Inflammation of the Middle Ear and External Ear Canal in Cats
Otitis Externa and Otitis Media in Cats
Otitis externa is a chronic inflammation of a cat's external ear canal. Otitis media, meanwhile, is an inflammation of the cat's middle ear. Both of these terms are used to describe clinical symptoms and are not diseases in themselves.
Otitis externa often results when a change in the normal environment of the ear canal causes the glands lining the canal to enlarge and produce excessive wax. Gradually, the outer skin (epidermis) and the inner skin (dermis) produce excessive fibrous tissue (fibrosis) and the canal becomes narrowed. It is normally a secondary symptom of another underlying disease, such as an infection. Otitis externa causes pain, itching, and redness, and when the condition is chronic, it often results in a ruptured ear drum (tympanum) and otitis media.
Otitis media typically occurs as an extension of otitis externa, causing a ruptured membrane (tympanum) that separates the external ear and the middle ear.
The two conditions described in this medical article affect both dogs and cats. If you would like to learn more about how they affect dogs please visit this page in the PetMD health library.
Symptoms and Types
The most common symptoms of otitis externa and otitis media are pain, head shaking, scratching at the external ear flaps, and bad odor. In a physical examination by a veterinarian, a cat with the condition may exhibit redness and swelling of the external ear canal, scaling skin or obstruction of the ear canal. Signs such as tilting the head, anorexia, uncoordination, and occasional vomiting may indicate the development of otitis media, or otitis interna, if the infection and inflammation spreads to the inner ear.
Otitis externa and otitis media can be caused by a variety of things. The primary causes are parasites, food allergies, drug reactions, foreign bodies (e.g., plant awns), accumulation of hair, dead skin buildup (keratinization), and autoimmune diseases.
Other factors that may contribute to the onset of the inflammatory conditions include bacterial infections, mixed infections caused by bacteria and fungal species, and progressive changes in the environment of the outer ear canal. Excessive moisture caused by swimming, or overzealous, abrasive, and improper ear cleaning may also lead to otitis externa and otitis media.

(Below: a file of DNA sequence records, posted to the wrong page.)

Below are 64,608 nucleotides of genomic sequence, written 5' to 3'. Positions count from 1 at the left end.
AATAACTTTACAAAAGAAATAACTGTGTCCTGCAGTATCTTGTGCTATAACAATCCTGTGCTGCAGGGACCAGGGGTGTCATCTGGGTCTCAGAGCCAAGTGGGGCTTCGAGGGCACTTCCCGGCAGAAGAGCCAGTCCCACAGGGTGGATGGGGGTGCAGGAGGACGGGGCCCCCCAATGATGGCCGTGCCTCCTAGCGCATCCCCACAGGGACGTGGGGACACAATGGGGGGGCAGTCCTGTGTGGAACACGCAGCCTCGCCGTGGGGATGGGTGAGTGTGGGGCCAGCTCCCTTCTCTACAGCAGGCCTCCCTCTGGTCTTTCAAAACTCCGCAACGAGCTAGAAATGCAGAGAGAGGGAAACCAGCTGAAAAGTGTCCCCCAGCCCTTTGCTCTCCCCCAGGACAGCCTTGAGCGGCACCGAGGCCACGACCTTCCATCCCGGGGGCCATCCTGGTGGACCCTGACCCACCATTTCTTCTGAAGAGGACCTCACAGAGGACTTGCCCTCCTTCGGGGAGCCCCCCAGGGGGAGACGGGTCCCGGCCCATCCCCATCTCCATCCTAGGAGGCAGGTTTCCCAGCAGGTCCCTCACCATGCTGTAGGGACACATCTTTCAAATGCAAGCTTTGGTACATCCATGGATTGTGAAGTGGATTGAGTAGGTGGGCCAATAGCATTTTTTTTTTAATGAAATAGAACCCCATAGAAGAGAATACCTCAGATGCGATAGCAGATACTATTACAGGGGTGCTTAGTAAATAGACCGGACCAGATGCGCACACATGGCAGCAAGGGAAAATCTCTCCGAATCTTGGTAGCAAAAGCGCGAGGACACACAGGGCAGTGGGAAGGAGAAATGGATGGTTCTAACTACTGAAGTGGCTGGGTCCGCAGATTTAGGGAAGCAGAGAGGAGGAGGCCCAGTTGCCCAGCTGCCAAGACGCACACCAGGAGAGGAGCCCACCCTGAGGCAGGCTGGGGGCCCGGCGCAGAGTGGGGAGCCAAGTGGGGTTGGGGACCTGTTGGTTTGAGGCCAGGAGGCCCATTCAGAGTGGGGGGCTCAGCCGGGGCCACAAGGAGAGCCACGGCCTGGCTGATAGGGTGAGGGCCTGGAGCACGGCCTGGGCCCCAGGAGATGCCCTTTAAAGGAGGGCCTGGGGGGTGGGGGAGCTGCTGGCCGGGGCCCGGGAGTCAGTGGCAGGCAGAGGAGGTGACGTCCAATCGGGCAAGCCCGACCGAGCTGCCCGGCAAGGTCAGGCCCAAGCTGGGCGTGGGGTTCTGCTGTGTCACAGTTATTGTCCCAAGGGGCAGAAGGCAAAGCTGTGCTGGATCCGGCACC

These two conditions can be diagnosed in several ways. For instance, X-rays may be used to diagnose otitis media; an magnetic resonance imaging (MRI) may also be used to identify an accumulation of fluid or soft tissue growth in the middle ear.
Other ways of diagnosing these conditions include skin scrapings from the cat's ear flaps to test for parasites, and skin biopsies to check for autoimmune diseases. However, the single most important tool for diagnosing otitis externa and otitis media is a microscopic examination of the ear discharge (aural exudate).
Treatment for otitis externa and otitis media usually involves outpatient care, unless the inflammation or infection has moved into the inner ear. In most cases of otitis externa, a topical therapy following a complete cleansing of the external ear is an effective resolution to the problem.
The topical therapy may consist of antibacterial, corticosteroid, anti-yeast, and antiseptic drops. In severe cases of otitis externa and otitis media -- where the presence of infectious organisms has been confirmed -- oral antibiotics and antifungals may be prescribed. Corticosteroids may also be used to reduce the cat's pain and swelling.
Living and Management
Follow-up treatments for otitis externa and otitis media involve repeat examinations of the ear discharge and control of any underlying diseases. You may be asked to routinely cleanse the cat’s ear to prevent a recurrence. With the proper therapy, most cases of otitis externa will resolve within three to four weeks, whereas otitis media takes a considerably longer amount of time to treat it, and up up to six weeks to be resolved.
If these conditions persist over long periods of time, and are not treated, they may lead to deafness, facial nerve paralysis, otitis interna, and (rarely) meningoencephalitis.
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